The Civil Guard officer also testified that a former Catalan government official Josep Maria Jové was a “key point” for their investigation, and that evidence seized in a raid on his house showed that he “was the person who had to authorize the expenses to hold the referendum.”

Jové was the right hand man of Oriol Junqueras, he is a member of the Catalan Parliament and President of the Left Republican Party. On  the morning of 20 September 2017, while driving to work, his car was halted by armed police and he was arrested and charged two days later.

His house was also raided. Among the items seized was a moleskin notebook which has become central to the prosecution case because in it Jové outlined possible strategies to secure Catalan independence. In another report found by the police which they call the “road map”, four different possibilities were considered. The first, was to call an election for the Catalan Parliament and to follow up a victory for pro-independence parties with a declaration of independence; second was to call such an election to maximise support for the pro-independence parties; third was to call elections and an independence referendum on the same day; fourth envisaged an “open conflict [with the Spanish State] with the Catalan Parliament approving laws creating an independent state followed by immediate elections of the new independent State .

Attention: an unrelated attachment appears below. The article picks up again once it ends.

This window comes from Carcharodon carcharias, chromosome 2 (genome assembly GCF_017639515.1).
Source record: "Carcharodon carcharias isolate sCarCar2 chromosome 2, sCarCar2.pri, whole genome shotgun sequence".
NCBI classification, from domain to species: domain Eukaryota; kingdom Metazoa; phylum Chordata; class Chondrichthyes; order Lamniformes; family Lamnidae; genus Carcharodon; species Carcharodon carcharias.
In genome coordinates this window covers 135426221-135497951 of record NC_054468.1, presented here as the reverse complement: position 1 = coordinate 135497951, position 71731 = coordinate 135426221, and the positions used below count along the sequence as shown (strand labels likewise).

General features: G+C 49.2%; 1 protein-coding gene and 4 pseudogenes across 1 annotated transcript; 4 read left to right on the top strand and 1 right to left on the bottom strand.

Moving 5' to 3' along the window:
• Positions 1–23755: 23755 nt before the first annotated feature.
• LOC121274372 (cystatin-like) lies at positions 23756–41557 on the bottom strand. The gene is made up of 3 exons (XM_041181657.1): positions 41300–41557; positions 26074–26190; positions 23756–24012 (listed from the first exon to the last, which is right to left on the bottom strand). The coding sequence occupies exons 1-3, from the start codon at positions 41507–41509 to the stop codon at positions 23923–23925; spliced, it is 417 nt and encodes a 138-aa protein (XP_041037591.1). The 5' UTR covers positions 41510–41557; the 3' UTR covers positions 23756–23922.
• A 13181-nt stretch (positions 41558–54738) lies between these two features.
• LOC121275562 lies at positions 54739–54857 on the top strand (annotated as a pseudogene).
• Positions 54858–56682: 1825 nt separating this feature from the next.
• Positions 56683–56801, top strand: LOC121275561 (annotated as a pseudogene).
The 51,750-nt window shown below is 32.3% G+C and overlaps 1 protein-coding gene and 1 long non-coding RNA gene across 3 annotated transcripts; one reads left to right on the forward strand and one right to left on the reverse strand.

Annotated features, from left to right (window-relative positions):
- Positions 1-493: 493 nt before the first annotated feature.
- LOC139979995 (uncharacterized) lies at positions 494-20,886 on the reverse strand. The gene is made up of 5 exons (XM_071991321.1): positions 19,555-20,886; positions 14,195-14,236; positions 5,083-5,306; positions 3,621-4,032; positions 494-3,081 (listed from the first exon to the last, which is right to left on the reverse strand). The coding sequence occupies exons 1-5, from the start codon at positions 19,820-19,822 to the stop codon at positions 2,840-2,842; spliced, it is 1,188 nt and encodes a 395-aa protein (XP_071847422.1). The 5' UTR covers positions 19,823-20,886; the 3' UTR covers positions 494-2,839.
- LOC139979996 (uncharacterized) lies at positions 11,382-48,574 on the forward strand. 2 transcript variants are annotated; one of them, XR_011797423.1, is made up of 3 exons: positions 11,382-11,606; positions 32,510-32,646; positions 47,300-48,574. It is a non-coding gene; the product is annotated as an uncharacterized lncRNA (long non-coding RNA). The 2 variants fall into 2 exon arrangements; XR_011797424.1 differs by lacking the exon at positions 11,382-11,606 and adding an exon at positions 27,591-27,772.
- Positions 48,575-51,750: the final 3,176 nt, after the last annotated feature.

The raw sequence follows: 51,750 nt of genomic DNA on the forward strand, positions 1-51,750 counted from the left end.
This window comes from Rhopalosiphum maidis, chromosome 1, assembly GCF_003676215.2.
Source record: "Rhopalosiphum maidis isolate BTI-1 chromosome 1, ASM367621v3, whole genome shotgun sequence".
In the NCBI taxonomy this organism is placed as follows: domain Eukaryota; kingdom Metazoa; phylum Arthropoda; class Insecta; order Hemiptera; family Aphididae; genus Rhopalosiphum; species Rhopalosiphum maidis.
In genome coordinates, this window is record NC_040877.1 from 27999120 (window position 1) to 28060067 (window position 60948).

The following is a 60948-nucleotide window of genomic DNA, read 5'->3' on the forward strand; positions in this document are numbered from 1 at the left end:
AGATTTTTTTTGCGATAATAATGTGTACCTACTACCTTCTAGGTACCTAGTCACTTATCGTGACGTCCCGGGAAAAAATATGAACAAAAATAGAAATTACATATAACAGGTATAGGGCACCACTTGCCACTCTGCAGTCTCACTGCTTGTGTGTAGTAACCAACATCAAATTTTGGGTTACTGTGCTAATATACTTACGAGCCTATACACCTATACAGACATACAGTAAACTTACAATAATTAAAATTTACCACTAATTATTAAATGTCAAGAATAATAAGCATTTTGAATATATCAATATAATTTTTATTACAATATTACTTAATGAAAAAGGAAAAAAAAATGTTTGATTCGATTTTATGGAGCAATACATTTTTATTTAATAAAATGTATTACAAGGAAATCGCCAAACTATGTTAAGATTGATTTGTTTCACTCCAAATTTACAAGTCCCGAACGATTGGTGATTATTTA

The Civil Guard officer quoted to the Court a document seized from Jové  which said:

“Depending on Spain’s response, we’ll adjust the intensity of the conflict.”

He explained that the ultimate goal of the pro-independence leaders was holding a referendum, stating:

“The referendum had to be done in order to take the next step: declaring independence.”

As further Civil Guard officers gave testimony the same version of events was repeated over and over as they denied that police use of force was disproportionate, with one even claiming that:

“The police actions were exemplary: there was no ‘massacre’ as they say in some places,”